But since landing in the so-called land of the free, as the Americans sang in their national anthem, Henry had come to realise that it was anything but free for the blacks, the alleged freedmen. The same people that his wife had so feared, encouraged by the gossips of upper-class London society, Henry had seen treated with incredible cruelty. They were clearly as oppressed as, he imagined, they had ever been.
He heard boasts from wealthy men of how they tricked and swindled families who worked hard to pile up dollars for them, and the delighted guffaws of their impressed company. Well he was not a man who could stand for such wickedness.
It was permitted for convicted criminals to be released from their incarceration and in to the employment of companies. He had seen to it that Trackcorps encouraged such workman, were responsible for them, and ensured that they were paid what they were owed, like any man should be, and not exploited as so many were being. Though they employed poor white convicts as well, it was the blacks that these wealthy men who Henry ate and drank with proudly told of how they worked them to death, feeding them wasted meat and stale bread until they simply wasted away, and not just to save a penny. Prisoners were easily replaceable. And the legislation encouraged such evil behaviour: the prisons were filling up quicker than men were being released. So many convicts could simply not be housed. And, of course, the state was benefiting from the money made. Like the popular hideous adage said: kill a mule, buy another; kill a nigger, hire another.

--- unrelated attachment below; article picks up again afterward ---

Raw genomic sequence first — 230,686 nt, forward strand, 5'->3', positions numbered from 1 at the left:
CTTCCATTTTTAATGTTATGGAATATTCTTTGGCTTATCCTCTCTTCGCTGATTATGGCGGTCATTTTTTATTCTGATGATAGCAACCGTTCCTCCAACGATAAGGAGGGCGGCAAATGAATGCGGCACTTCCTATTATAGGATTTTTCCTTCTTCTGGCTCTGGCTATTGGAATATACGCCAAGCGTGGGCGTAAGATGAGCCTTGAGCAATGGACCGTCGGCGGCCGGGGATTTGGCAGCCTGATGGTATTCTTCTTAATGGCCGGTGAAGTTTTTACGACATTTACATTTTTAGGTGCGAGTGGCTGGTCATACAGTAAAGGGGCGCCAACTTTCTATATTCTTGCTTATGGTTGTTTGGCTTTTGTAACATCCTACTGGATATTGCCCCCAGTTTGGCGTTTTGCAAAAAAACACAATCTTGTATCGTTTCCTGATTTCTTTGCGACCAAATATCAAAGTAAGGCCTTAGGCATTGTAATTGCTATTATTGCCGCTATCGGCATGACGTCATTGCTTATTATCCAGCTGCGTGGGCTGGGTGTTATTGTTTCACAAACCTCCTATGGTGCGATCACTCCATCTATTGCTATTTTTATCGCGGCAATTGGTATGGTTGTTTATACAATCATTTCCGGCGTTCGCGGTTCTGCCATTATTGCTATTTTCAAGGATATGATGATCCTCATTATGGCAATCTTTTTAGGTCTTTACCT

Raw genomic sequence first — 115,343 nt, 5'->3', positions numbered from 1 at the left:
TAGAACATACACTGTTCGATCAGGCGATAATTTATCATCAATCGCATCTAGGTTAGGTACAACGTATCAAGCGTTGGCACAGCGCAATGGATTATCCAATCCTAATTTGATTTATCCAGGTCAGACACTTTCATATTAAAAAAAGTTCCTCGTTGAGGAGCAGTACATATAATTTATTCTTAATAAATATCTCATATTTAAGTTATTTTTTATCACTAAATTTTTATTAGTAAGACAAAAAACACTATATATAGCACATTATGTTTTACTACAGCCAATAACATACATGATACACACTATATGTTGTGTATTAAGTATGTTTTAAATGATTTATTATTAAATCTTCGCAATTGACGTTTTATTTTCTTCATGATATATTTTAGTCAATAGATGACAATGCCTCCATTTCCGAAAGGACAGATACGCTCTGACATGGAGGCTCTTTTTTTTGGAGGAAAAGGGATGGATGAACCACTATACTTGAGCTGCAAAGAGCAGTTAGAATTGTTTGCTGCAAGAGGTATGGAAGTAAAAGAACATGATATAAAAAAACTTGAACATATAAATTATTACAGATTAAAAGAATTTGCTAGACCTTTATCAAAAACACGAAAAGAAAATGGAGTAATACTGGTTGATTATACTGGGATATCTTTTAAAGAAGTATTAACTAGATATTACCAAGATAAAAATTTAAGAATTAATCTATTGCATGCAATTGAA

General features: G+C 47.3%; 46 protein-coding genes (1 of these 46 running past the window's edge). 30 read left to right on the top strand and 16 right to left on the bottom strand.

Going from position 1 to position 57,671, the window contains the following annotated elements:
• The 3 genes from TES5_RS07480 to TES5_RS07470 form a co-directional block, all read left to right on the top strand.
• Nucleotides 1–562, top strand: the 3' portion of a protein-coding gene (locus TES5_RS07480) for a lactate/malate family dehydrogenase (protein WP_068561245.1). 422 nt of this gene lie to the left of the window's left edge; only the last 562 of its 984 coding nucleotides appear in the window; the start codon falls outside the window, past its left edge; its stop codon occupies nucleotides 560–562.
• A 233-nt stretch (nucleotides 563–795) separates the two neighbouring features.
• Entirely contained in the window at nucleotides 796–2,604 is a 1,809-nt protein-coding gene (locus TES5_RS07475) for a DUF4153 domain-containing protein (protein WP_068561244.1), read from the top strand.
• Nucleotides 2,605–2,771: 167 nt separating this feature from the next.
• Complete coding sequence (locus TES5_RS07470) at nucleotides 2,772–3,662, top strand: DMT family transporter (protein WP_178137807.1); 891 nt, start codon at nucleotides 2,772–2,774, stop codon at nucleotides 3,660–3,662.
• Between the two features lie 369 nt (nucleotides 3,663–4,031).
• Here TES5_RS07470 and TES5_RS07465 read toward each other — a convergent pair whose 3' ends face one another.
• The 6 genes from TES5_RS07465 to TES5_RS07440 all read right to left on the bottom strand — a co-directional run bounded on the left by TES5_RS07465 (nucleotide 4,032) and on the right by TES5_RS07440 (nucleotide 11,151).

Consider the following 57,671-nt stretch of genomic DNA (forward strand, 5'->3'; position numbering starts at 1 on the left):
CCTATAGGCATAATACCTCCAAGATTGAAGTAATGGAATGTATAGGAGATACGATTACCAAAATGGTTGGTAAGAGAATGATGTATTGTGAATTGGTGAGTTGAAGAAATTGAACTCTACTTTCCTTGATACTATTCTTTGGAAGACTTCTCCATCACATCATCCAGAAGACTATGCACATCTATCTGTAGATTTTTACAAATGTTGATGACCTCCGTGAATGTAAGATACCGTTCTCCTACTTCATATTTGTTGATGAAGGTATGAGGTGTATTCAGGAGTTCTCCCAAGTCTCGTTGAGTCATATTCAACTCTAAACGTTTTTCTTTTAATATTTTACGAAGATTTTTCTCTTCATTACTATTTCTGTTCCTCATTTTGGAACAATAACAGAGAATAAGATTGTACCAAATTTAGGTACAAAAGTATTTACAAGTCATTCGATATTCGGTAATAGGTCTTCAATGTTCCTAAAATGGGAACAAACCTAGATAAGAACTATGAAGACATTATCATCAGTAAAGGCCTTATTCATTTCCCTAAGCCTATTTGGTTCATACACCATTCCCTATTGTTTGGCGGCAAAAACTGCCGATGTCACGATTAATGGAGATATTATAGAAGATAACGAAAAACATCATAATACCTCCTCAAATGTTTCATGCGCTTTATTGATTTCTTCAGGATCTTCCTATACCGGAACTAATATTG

Henry could not see to it that all were saved, but he would certainly ensure that he could save as many as he possibly could from such doom. Where his companions took such pleasure from destroying these men, Henry delighted that he had never yet turned one impoverished man away who asked him for work.
In the little spare time he had Henry was plotting ways he could help fight for the civil rights of the blacks and the poor. The Reconstruction Amendments – amendments to the Constitution in the years following the civil war, designed to abolish slavery – promised to guarantee the “blessing of liberty”. It was quite simply being ignored where it suited, and with rewards rather than reprisals for those who lived by their own laws. Well Henry Wilmington would not stand for it; he would just not stand by and watch human people being destroyed, no matter for their colour or race. What if he had not offered work to the parents of that dear little boy that had ventured in to his office to listen to his music? What would the future have then held for him and his family? He had saved them, and had started many others on their path into the future.
Should not the penal system encourage reform and redemption rather than obliteration? It should demand it!
Being a stranger in foreign land Henry had at first pitied the nation. He had not felt that he had the right to start waggling a finger at the authorities and the influential figures, telling them how their country was leading their own people to ruin. But the more he saw the more disgusted he was, and the stronger in his belief he was becoming.
The opposed could call him nigger-lover, call him a traitor, call him Judas. They could call him anything they willed. But he had decided that he would see that these poor people finally had the strength to stand up for their rights.
“I would remove this chapter fully. You are giving away too much of the story. This is pure TELL and pushes the reader onto the back foot. You are denying the reader the chance to ‘learn’ the plot and, instead, are just spooning (sic) feeding it in an unnatural manner. The reader will quickly turn off and become bored.”